Maybe if I can get people to call me HFP I have a future…?

Happy Kitschmas

We are back from Italy and gearing up for Christmas. Apparently real Christmas trees are not readily available here, which came as a surprise to me. The thought of a fake one was too depressing. I considered several options before coming up with this…..I figure if you’re going to go fake, you may as well really go for it.


As Rupert saw me gazing at it last night he said; “You may never agree to having a proper one again.” He has a point.

The other thing on my mind is Tiger Woods. As I struggle to find the time to buy Christmas presents for my nearest and dearest I dread to think how long his shopping list must be. Poor love, maybe he could get a mass-purchase discount at Agent Provacateur. And to add to his woes his Swedish wife has banned him from playing golf, which I think seems a little harsh. I mean to ban a man from his favourite sports is just churlish.

Copyright: Helena Frith Powell 2009

It’s a tough job….

So pity me. Here I am packing for a press trip. It will be arduous. It will be terribly hard work. And it will be tedious. Where am I going? A mathematics conference possibly? Or the annual-train spotters jamboree in Hull? No….I am going to the Chic Shopping Outlets of Europe.

Yes, such is my dedication to my job that I have agreed to spend six days staying in luxury hotels across Europe while I write an article about the best shopping opportunities available there. The organisers are promising up to 80% off designer clothes and accessories. But obviously that won’t interest me. I am there only because I have to be.

The fact that my research entails detailing just what you can buy for 200 pounds in each location makes the whole thing even more of a task.

How will I ever get through this week….?

On a serious but happy note I am thrilled to read that the Iranians are going to free Roxana Saberi. Shame President Obama can’t step in for the thousands of other women languishing and suffering in their notorious jails. But I suppose one is better than none.

Copyright: Helena Frith Powell 2009

A horsey weekend

When I was growing up in Berkshire I was mad about horses. One of my favourite stories I tell the children as I try to make them understand how lucky they are is how I used to muck out stables all weekend in exchange for one hour’s riding on a chestnut pony called Conkers.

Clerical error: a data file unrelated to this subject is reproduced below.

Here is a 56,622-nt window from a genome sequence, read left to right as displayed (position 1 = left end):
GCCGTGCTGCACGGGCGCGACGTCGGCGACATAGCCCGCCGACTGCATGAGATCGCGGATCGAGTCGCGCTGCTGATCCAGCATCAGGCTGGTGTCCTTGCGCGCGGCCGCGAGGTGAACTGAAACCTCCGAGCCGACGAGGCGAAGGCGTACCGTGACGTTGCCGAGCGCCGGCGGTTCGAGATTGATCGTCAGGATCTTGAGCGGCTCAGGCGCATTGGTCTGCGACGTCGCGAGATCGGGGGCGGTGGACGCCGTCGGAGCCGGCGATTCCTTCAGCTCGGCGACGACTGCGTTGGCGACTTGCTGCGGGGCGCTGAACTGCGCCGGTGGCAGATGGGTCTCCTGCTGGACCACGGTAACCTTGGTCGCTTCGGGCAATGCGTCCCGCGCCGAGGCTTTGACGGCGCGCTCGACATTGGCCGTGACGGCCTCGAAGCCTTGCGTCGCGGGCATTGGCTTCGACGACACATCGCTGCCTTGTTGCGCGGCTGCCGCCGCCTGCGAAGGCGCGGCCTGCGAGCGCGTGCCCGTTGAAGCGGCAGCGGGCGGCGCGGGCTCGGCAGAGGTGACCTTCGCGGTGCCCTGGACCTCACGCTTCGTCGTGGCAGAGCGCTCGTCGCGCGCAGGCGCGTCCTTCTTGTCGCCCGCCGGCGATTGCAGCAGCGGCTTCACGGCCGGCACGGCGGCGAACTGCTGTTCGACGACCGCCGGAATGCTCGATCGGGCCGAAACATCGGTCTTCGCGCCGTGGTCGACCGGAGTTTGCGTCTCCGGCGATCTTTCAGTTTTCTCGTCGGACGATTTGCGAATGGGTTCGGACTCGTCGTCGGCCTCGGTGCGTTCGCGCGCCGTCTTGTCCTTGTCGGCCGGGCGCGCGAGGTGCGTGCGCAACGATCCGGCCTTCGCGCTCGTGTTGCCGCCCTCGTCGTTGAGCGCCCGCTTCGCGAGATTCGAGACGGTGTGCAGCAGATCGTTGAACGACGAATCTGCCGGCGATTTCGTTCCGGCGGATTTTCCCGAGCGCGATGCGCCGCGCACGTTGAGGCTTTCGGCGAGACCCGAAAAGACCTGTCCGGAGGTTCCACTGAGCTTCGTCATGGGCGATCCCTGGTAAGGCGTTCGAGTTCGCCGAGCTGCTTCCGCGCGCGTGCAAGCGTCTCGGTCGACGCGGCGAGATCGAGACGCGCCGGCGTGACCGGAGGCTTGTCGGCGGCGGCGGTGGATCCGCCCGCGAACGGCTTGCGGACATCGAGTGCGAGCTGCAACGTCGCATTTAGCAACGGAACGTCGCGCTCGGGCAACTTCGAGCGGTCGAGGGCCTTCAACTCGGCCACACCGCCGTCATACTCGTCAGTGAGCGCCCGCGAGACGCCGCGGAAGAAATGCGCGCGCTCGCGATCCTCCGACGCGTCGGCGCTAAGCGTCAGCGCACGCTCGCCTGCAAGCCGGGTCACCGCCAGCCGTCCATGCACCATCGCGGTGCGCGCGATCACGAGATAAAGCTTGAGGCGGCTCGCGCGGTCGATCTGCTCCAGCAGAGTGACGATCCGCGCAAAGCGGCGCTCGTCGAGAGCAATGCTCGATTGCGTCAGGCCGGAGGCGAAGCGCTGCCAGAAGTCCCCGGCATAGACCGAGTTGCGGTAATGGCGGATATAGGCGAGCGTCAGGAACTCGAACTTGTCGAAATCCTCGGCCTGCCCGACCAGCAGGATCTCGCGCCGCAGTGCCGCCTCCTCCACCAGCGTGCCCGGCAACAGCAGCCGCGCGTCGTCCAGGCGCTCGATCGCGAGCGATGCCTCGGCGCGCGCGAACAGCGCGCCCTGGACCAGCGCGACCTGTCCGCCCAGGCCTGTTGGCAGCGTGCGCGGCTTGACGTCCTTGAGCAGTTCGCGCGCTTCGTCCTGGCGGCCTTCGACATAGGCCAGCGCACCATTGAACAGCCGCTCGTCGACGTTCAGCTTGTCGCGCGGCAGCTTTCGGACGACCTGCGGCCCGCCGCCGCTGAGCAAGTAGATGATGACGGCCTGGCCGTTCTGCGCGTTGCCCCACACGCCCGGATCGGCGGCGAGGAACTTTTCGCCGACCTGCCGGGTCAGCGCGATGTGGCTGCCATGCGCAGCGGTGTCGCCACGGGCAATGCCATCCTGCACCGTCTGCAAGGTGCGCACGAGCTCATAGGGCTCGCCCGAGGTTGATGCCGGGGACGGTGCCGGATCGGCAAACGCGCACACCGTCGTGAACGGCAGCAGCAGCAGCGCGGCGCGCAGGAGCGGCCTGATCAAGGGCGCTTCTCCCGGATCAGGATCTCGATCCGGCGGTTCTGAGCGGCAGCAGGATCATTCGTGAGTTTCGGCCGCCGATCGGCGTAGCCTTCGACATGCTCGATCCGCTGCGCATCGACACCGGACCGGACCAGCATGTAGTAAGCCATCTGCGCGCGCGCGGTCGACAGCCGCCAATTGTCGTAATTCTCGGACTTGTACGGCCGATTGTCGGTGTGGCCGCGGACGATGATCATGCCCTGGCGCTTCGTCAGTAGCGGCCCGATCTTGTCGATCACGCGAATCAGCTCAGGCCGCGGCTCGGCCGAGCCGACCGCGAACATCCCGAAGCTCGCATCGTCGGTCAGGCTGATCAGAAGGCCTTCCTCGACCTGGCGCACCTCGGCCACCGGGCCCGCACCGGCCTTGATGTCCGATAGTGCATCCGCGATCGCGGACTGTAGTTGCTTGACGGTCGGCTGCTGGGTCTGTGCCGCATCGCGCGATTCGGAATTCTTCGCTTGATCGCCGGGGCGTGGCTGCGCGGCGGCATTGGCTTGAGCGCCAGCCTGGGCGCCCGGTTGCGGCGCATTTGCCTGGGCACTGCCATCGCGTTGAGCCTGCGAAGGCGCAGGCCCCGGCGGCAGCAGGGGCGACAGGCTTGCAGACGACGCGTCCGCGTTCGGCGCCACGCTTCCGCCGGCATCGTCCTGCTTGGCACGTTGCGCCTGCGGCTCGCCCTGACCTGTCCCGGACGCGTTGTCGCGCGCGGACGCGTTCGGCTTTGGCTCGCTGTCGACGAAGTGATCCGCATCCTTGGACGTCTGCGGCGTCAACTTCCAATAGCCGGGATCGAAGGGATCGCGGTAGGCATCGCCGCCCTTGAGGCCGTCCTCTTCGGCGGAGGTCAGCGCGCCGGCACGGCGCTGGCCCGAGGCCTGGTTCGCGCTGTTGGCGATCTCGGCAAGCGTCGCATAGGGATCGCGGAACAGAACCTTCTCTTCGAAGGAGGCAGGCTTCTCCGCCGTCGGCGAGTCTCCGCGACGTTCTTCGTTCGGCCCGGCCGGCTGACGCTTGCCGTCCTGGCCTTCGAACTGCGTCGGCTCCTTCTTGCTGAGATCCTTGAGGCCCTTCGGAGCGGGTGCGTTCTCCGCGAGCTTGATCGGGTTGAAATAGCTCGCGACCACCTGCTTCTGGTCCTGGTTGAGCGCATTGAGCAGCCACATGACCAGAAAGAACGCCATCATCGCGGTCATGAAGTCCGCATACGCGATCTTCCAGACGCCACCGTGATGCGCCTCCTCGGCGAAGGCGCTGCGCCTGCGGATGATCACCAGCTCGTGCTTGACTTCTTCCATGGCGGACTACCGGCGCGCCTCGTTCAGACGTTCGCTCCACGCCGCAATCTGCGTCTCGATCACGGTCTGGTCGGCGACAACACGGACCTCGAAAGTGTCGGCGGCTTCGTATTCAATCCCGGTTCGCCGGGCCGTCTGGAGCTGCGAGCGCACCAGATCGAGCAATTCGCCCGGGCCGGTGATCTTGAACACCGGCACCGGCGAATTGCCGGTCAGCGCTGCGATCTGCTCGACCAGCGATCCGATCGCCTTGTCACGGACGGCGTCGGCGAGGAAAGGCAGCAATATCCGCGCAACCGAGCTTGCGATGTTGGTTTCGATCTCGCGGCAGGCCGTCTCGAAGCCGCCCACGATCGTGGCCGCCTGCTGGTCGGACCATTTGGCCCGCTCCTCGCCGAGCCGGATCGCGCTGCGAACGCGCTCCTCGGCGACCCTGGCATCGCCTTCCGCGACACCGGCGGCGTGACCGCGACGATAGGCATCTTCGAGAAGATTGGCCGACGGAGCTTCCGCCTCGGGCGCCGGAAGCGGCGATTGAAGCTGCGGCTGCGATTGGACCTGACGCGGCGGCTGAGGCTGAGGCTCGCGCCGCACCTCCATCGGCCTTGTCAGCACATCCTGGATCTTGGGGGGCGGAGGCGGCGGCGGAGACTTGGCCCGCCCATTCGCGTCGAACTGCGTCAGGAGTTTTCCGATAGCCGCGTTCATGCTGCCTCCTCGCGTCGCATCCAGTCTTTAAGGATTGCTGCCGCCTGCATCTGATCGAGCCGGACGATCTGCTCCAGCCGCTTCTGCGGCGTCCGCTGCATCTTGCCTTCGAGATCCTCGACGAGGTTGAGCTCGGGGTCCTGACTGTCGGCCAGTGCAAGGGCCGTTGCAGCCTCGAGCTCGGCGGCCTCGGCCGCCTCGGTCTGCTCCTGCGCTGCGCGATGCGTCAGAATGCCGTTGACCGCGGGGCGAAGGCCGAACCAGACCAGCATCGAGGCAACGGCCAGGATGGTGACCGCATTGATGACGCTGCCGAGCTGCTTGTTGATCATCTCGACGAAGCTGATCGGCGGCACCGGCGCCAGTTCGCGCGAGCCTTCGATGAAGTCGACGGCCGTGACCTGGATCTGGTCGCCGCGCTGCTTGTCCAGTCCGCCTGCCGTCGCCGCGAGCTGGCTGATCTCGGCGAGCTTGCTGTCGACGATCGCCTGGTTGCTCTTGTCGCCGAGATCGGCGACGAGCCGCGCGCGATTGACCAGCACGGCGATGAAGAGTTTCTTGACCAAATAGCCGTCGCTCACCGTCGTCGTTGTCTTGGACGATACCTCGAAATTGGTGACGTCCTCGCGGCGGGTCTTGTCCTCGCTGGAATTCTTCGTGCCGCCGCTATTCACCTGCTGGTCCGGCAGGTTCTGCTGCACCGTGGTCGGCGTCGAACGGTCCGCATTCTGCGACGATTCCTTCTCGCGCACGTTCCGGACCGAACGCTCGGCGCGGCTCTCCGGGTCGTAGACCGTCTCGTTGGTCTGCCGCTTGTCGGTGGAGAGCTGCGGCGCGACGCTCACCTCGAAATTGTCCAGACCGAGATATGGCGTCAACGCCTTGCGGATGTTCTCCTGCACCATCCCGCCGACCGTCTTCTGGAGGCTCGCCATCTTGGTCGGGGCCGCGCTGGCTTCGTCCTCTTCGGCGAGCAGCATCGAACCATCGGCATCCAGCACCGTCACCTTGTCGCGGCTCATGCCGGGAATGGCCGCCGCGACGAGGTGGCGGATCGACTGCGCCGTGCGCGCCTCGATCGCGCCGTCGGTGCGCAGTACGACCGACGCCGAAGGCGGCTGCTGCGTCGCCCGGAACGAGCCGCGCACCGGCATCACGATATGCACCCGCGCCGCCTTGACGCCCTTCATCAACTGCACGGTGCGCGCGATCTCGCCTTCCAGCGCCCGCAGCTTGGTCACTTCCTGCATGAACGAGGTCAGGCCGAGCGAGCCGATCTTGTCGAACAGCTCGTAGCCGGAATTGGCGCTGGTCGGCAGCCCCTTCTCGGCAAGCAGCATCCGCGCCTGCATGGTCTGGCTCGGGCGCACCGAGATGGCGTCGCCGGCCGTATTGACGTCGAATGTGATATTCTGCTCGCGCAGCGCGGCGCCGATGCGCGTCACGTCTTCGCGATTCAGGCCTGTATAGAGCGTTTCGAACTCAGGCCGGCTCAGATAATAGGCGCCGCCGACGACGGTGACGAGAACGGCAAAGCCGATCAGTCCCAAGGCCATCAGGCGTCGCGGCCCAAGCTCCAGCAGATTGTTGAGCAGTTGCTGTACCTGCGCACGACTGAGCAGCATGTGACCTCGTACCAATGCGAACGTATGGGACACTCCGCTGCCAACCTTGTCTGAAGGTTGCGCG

There was nothing I liked better than a horsey weekend. This weekend has been just that. On Friday I went off to Dubai for the Cartier Cup. It was a glitzy, glamorous event with pink champagne, diamonds and even film stars. Monica Bellucci was there (born in the same year as me, we have so much in common), as well as Anil Kapoor of Slumdog Millionaire fame. Unlike most events you go to where film stars are surrounded with hundreds of fans, I actually got to speak to both of them. I said hello to Monica as she wafted past me looking splendid in white trousers, a purple diaphanous shirt and panama hat. Anil Kapoor looked every bit the villain he played in the film.


“Great film,” I said. “I hated you of course.”

“Good,” he laughed. “You were meant to hate me.”

A friend was invited by local dignitaries to his VIP box just a few metres from the Villa Cartier. She was jolly pleased with herself until I asked her what the champagne over her way was like.

“You have alcohol?” she wailed. It is important at these events to chose one’s VIP box wisely.

Today it was the Dubai World Cup. It was altogether a more brash and bigger do, but not as much fun. There is a competition for the best-dressed lady. The winner gets $8,000 and a holiday to Thailand. The winner of the main horse race gets a cool $6 million. Credit crunch, what credit crunch?

Copyright: Helena Frith Powell 2009

A dress fit for a king

One of the side-effects of moving to Abu Dhabi, apart from learning to pole dance and belly dance, is meeting interesting people and going to glittering events. It is true that in Gabian the most glittering event was watching Italy beat France in the football world cup with a few locals who seemed to care less than we did. I often wondered if we had hidden ourselves in the depth of the countryside a little too early.